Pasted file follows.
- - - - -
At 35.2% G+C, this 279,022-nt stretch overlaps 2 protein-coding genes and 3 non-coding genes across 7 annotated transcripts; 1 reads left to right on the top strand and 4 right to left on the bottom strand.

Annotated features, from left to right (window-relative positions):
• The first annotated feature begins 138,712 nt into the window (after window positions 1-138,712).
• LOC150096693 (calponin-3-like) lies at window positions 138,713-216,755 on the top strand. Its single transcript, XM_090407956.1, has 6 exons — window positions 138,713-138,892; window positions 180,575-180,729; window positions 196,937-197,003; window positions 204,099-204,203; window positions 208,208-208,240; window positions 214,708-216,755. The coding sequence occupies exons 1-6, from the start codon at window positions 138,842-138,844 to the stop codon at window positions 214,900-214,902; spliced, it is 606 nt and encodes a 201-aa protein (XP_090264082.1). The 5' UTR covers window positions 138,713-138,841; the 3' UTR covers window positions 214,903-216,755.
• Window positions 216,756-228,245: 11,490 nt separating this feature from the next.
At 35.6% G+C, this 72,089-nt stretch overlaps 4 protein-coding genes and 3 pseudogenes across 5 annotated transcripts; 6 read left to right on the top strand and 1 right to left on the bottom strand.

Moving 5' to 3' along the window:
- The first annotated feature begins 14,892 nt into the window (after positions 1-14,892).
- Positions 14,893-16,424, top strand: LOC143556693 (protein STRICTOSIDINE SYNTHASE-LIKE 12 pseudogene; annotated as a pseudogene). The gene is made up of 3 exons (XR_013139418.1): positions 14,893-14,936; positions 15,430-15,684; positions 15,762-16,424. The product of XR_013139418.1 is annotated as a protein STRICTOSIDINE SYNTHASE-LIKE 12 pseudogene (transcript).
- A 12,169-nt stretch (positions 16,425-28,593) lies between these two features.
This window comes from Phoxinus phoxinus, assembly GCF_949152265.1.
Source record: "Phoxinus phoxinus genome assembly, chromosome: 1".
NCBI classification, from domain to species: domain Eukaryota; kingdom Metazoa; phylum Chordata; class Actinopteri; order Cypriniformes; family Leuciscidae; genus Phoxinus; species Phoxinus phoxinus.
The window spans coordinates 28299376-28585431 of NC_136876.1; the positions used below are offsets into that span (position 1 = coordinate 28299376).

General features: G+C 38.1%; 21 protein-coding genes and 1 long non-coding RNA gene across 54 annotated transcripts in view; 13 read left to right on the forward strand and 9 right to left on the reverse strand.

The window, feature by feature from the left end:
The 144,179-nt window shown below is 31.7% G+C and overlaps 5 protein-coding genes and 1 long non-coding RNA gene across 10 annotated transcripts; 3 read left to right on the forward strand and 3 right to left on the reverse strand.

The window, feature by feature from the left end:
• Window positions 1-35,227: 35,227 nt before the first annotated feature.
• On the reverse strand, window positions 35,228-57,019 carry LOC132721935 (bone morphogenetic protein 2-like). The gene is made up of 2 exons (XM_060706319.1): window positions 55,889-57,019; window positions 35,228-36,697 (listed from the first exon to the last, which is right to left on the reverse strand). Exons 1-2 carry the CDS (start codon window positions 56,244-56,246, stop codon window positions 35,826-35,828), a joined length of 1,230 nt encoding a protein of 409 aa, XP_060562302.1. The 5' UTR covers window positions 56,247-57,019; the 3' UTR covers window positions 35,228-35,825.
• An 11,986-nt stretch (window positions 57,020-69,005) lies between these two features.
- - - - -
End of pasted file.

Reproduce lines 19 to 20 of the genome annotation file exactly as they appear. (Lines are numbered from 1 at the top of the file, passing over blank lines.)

• Window positions 1-35,227: 35,227 nt before the first annotated feature.
• On the reverse strand, window positions 35,228-57,019 carry LOC132721935 (bone morphogenetic protein 2-like). The gene is made up of 2 exons (XM_060706319.1): window positions 55,889-57,019; window positions 35,228-36,697 (listed from the first exon to the last, which is right to left on the reverse strand). Exons 1-2 carry the CDS (start codon window positions 56,244-56,246, stop codon window positions 35,826-35,828), a joined length of 1,230 nt encoding a protein of 409 aa, XP_060562302.1. The 5' UTR covers window positions 56,247-57,019; the 3' UTR covers window positions 35,228-35,825.